A recent study performed by the Uppsala vascular research group has investigated all patients treated for the rare condition of mycotic abdominal aortic aneurysms (MAAAs) in Sweden, between 1994-2014 (1).
MAAAs are caused by bacterial infection in the aortic wall with subsequent aneurysm development. These aneurysms have a high risk of rupture with risk of fatal bleeding. The patients are old and have severe co-existing diseases. The prognosis is very poor.
Successful management relates to early diagnosis and immediate treatment comprising surgery and antibiotics. Traditionally, MAAAs have been surgically treated with open repair (OR) in which the disease is resected in its entirety and a new prosthesis is implanted to replace the resected aorta. However, most patients are too sick to cope a traditional operation, and the survival numbers have been disappointing. Endovascular aortic repair (EVAR) is an alternative surgical approach, in which the aorta is repaired through a minimal-invasive surgical approach through small incisions in the groins, which is particularly appealing in these old, weak patients (2). Because the disease is very rare, no reliable comparison between OR and EVAR has been possible for MAAAs.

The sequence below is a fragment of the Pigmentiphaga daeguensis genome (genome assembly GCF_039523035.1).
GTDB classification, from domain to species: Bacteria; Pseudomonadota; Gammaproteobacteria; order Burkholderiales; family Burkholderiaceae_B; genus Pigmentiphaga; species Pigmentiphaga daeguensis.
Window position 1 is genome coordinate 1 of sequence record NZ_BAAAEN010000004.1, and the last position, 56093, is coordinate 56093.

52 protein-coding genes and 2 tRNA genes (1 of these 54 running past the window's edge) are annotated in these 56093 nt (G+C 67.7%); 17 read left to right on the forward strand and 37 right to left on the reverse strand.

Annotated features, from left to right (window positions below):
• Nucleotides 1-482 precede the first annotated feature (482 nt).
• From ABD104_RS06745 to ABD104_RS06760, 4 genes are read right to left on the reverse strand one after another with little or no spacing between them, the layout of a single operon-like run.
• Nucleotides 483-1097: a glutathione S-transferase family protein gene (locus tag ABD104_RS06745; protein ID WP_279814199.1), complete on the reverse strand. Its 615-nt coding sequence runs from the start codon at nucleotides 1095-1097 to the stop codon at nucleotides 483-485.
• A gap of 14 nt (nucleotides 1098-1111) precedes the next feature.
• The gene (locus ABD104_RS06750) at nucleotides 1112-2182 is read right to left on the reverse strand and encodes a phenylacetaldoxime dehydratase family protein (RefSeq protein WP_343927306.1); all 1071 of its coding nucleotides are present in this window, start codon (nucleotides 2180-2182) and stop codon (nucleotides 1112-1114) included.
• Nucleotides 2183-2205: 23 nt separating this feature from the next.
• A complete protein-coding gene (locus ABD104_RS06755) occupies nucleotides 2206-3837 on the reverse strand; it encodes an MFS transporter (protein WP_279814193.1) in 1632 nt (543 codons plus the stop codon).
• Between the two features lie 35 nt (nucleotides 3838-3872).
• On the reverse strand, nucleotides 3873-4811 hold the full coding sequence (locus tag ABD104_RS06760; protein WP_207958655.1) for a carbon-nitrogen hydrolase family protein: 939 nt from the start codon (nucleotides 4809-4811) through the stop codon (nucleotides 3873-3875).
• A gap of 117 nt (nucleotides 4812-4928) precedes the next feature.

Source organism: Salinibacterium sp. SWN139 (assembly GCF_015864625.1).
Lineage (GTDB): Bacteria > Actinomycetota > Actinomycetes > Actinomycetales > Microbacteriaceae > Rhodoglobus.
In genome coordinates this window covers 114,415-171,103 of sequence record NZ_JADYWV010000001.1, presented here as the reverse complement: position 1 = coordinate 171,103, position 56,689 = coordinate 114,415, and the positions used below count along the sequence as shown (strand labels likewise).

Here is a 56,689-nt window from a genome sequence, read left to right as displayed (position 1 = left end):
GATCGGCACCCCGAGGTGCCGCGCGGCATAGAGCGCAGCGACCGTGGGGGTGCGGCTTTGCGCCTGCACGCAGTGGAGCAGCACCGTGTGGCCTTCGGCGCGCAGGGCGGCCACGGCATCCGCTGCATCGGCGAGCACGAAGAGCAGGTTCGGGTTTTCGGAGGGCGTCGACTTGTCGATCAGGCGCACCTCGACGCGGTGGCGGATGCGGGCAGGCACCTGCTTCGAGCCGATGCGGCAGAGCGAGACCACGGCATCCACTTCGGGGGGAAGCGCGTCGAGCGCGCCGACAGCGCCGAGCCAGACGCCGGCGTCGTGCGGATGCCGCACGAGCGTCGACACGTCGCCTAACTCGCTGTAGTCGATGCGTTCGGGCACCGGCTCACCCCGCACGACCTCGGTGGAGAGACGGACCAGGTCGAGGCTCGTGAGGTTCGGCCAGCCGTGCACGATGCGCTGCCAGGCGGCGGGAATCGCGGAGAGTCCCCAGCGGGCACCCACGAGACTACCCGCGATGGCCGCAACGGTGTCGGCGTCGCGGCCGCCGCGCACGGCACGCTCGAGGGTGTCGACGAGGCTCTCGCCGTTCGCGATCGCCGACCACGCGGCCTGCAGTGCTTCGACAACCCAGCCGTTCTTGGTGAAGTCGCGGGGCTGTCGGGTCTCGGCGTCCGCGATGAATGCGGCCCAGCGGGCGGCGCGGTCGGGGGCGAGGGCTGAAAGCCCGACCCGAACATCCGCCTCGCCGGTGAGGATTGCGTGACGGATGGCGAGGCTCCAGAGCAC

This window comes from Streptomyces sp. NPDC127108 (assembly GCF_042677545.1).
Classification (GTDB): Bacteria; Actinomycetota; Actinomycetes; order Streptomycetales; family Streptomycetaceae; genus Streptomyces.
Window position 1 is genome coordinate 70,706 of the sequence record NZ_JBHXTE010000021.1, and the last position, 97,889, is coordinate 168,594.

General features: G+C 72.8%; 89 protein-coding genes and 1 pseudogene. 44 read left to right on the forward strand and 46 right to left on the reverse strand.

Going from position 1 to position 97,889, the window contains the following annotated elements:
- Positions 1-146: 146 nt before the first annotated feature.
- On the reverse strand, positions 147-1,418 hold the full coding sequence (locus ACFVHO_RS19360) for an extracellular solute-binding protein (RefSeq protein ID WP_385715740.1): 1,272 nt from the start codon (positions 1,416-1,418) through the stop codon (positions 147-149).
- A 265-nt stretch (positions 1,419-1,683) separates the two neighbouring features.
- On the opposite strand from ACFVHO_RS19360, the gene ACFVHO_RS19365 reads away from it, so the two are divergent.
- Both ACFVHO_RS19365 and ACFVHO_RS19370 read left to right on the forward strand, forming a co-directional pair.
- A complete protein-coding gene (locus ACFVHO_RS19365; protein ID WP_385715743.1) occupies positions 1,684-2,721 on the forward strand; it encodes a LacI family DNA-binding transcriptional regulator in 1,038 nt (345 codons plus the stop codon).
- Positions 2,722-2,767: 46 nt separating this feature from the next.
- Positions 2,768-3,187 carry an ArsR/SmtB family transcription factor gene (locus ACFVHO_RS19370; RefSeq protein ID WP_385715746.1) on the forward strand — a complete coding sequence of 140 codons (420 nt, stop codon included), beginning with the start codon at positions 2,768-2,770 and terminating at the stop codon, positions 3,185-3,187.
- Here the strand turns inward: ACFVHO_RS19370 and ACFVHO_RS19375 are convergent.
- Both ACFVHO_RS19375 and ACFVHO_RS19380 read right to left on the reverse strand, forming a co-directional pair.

By using the national Swedish vascular registry (Swedvasc), the investigators have analysed all MAAA repairs performed in Sweden over a 21-year period. The aim was to assess survival after MAAA repair with OR and EVAR, and rate of complications and reoperations, as well as time-trends in surgical treatment.
The present study encompasses the largest cohort of the disease ever, and is unique because for the first time a reliable comparison is possible between OR and EVAR.
The study shows a paradigm shift in treatment of MAAAs in Sweden, with a majority of repairs being performed with EVAR since 2001. It demonstrates that EVAR has superior survival compared with open repair on short-term, without disadvantages such as higher rate of complications or reoperations.
The authors conclude that EVAR is a durable surgical option for treatment of MAAA, and is an acceptable alternative to open repair. With access to a minimally invasive technique for treatment of this fatal disease, more elderly patients can potentially be offered surgical intervention, and may thus save more lives.